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Kerry Kennedy says she has no memory of accident

February 26, 2014
Associated Press

WHITE PLAINS, N.Y. (AP) — Kerry Kennedy testified at her drugged-driving trial Wednesday that she has no memory of swerving and hitting a tractor-trailer on a suburban New York highway and did not realize she was impaired when she got behind the wheel.

"No, if I realized I was impaired I would have pulled over," Kennedy said.

Kennedy was arrested in July 2012 after her car hit the truck near her home outside New York City. She drove to the next exit, where she failed a sobriety test, police said.

The prosecution argues that even if she took the sleeping pill accidentally, Kennedy violated the law by failing to pull over when it took effect.

Taking the stand on the third day of her trial in White Plains, Kennedy said she has no memory of the interval between when she got on the highway and when she stopped at the exit.

She said she was "confused" when someone who she thought was a police officer knocked on the door of her Lexus and asked if she was all right.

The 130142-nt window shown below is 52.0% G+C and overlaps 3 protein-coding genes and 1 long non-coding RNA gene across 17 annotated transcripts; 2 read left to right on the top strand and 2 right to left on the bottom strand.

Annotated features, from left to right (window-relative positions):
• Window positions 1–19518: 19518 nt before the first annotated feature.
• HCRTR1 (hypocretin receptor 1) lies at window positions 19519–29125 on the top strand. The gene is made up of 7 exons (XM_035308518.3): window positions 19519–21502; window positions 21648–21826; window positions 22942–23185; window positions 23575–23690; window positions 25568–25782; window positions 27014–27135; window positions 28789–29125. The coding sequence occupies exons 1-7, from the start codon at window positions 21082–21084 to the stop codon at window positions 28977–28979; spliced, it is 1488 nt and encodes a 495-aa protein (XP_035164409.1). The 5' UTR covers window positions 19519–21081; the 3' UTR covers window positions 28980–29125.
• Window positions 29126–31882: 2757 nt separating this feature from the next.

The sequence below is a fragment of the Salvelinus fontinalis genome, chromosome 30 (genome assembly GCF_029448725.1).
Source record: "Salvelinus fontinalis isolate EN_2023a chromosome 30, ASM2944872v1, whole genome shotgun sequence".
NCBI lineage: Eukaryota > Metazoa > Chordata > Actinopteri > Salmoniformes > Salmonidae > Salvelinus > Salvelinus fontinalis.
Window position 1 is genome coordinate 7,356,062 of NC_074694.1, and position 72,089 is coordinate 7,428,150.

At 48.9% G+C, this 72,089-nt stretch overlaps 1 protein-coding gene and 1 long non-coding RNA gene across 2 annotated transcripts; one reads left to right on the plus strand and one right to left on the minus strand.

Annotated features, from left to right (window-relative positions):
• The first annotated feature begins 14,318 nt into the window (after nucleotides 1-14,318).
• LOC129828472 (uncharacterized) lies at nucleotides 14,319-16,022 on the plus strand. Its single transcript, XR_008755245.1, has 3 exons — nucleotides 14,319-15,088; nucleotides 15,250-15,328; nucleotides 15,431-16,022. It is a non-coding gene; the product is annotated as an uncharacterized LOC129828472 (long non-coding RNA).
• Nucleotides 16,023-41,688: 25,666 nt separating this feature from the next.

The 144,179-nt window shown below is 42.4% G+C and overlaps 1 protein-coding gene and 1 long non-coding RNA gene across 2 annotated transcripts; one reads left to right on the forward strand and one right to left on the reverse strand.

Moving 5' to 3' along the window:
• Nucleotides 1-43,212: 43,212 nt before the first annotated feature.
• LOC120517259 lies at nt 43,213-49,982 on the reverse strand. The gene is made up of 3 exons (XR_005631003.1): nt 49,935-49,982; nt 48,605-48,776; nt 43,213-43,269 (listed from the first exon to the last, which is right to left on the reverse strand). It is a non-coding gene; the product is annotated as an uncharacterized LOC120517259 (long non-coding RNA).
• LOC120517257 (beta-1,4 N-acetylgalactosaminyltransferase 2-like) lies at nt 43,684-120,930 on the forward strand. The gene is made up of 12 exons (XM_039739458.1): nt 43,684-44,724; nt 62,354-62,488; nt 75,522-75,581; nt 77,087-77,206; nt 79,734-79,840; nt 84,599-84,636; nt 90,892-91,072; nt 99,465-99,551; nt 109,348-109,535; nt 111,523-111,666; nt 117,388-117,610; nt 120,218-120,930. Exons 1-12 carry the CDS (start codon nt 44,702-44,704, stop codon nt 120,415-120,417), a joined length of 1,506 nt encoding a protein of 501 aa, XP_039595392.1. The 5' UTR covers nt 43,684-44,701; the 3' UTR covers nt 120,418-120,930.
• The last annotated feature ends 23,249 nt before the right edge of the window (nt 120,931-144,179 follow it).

"He said, 'Have you been in an accident?'" Kennedy said. "And I said no because as far as I was concerned I hadn't been in an accident."

Kennedy testified earlier that she accidentally took a sleeping pill that morning.

"I thought I was taking Synthroid, my thyroid medication," she said. "I now know thanks to the tox lab that I must have taken the sleeping medication by mistake."

Kennedy said she has taken the thyroid medication every day since 1991 and takes the sleeping pills to adjust to time changes when she travels.

She said the sleeping pills were on the counter on the morning of the accident because she was planning a trip.

Defense lawyer Gerald Lefcourt showed the jury two photographs — one of the two similar-looking pill bottles and one of the two types of pill. Both pills were light-colored and oblong, but one was slightly longer than the other.

Prosecutor Doreen Lloyd said during cross-examination that Kennedy "didn't take the time or the care" to check the label on the medication and asked if she would agree that was careless.

"I would," Kennedy said.

Kennedy, 54, is the ex-wife of New York Gov. Andrew Cuomo, the daughter of Robert F. Kennedy and the niece of the late President John F. Kennedy.

Lefcourt asked her about her background and her work as president of the Robert F. Kennedy Center for Justice and Human Rights

Justice Robert Neary cut them off, saying, "I'm not sure this is the right forum to go into exhaustive detail."

 
 

 

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